This morning, I head to the infusion center for my final chemotherapy infusion. Unlike so many endings in life, this one is not bittersweet. (In fact, since I gave up sugar entirely during chemotherapy, but brought a box of lemon Pocky back from Japan to enjoy when it was over, I can tell you the end of chemo will be very sweet indeed.)
That said, I don’t regret my decision to undergo chemotherapy after my breast cancer diagnosis, even though my stage (1a) made it my choice rather than something I “had” to do.
My cancer was “triple negative,” meaning it wasn’t fueled by the three most common hormone receptors: estrogen, progesterone, or the HER-2/neu gene. Two days ago, I also learned that my genetic test came back negative for 31 different genetic mutations that make some people more prone to various cancers.
My cancer didn’t have a genetic explanation, and it was highly aggressive – two good reasons to opt for chemo. While no one can guarantee cancer won’t ever come back, chemo also allows me to move forward with my life, confident that I’ve done everything physically possible to prevent a recurrence.
Those reasons aside, I’m glad I underwent chemo for another reason, too.
It has given me great empathy for people who endure this difficult process, and taught me to value every day of my own life, whether or not I “feel like” enjoying the day. Now that I know how it feels to be so sick you’re forced to choose joy (and believe me, during parts of chemo, joy is a conscious decision, not something that happens on its own), I’ve made the decision to find some joy–and appreciate my blessings–every day, for as long as I live.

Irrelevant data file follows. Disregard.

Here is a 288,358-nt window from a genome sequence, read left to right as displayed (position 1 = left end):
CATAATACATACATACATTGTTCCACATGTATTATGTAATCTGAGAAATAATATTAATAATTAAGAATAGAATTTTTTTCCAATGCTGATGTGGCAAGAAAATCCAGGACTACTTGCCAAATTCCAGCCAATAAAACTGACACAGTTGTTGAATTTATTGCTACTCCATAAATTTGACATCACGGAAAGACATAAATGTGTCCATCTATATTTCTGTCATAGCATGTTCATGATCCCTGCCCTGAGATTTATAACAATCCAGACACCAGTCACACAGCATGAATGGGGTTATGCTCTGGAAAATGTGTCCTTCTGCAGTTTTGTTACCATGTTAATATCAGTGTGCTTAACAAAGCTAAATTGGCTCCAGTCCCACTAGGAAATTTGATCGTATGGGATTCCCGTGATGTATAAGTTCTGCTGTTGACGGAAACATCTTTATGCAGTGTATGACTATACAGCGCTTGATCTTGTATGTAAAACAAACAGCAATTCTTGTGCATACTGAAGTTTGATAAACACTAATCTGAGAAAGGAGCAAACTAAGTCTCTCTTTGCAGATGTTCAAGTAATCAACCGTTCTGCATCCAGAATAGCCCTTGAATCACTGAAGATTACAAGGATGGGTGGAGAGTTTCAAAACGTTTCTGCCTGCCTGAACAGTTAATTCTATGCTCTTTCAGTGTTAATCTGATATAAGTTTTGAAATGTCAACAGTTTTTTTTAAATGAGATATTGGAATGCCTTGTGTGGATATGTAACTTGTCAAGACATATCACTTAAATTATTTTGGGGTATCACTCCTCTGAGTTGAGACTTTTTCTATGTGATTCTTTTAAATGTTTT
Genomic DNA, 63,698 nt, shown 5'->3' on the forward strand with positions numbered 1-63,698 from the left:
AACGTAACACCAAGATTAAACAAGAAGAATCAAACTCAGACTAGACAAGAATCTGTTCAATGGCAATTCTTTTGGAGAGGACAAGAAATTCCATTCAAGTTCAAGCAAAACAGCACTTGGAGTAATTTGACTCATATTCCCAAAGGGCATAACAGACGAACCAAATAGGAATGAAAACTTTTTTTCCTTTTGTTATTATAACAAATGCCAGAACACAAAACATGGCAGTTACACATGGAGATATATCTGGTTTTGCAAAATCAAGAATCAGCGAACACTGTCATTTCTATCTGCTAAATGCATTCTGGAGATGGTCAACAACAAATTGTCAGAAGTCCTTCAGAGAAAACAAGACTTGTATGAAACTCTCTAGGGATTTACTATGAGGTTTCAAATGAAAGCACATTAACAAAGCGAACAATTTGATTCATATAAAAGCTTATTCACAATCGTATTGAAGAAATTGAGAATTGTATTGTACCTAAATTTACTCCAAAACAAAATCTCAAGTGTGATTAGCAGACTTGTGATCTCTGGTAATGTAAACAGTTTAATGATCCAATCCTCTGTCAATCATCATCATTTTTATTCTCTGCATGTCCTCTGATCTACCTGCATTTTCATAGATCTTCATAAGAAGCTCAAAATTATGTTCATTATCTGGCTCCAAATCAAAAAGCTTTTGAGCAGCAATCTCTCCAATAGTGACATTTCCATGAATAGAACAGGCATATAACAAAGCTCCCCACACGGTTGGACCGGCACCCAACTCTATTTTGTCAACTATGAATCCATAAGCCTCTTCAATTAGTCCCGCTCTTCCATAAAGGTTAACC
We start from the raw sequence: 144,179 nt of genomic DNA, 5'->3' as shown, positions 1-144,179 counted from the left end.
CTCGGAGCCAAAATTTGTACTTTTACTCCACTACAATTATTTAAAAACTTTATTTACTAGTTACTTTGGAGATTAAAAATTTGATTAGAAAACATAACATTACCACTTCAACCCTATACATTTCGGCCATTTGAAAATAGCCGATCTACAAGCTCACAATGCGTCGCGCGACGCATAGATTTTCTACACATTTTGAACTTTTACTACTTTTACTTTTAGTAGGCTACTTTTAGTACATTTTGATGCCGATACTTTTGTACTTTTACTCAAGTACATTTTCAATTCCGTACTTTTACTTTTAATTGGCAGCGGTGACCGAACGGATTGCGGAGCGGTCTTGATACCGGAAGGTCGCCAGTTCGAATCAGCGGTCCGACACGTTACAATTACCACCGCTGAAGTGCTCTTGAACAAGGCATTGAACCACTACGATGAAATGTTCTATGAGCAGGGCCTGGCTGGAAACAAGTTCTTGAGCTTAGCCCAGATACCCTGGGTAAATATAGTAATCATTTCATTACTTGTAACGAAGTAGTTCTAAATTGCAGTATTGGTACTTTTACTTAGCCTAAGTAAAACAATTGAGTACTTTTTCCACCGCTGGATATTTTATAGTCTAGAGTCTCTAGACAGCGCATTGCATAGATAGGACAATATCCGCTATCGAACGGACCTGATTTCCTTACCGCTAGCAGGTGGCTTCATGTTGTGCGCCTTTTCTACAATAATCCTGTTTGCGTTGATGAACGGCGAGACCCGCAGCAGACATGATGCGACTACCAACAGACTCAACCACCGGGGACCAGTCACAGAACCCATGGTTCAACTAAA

That decision may not be easy, and the temptation to fall back into old patterns may grow stronger the farther I get from this experience with cancer and chemotherapy, but my commitment to it is just as strong as my choice to maintain the healthier eating and exercise patterns I started two years ago and adhered to even more closely during the chemo process.
In other words: it’s a choice I’ll keep making every day, even when I don’t “feel it” naturally.
It’s strange to say that chemotherapy taught me to be an even more joyful person, but it did. The old saying that “you don’t know what you have until it’s gone” is true–and I’m grateful that the health, and life, that cancer threatened weren’t permanently gone.
Now that I’m going to get them back, I won’t take them for granted any more.
What blessing have you taken for granted? Will you join me in the decision to find more joy in life, whenever you can?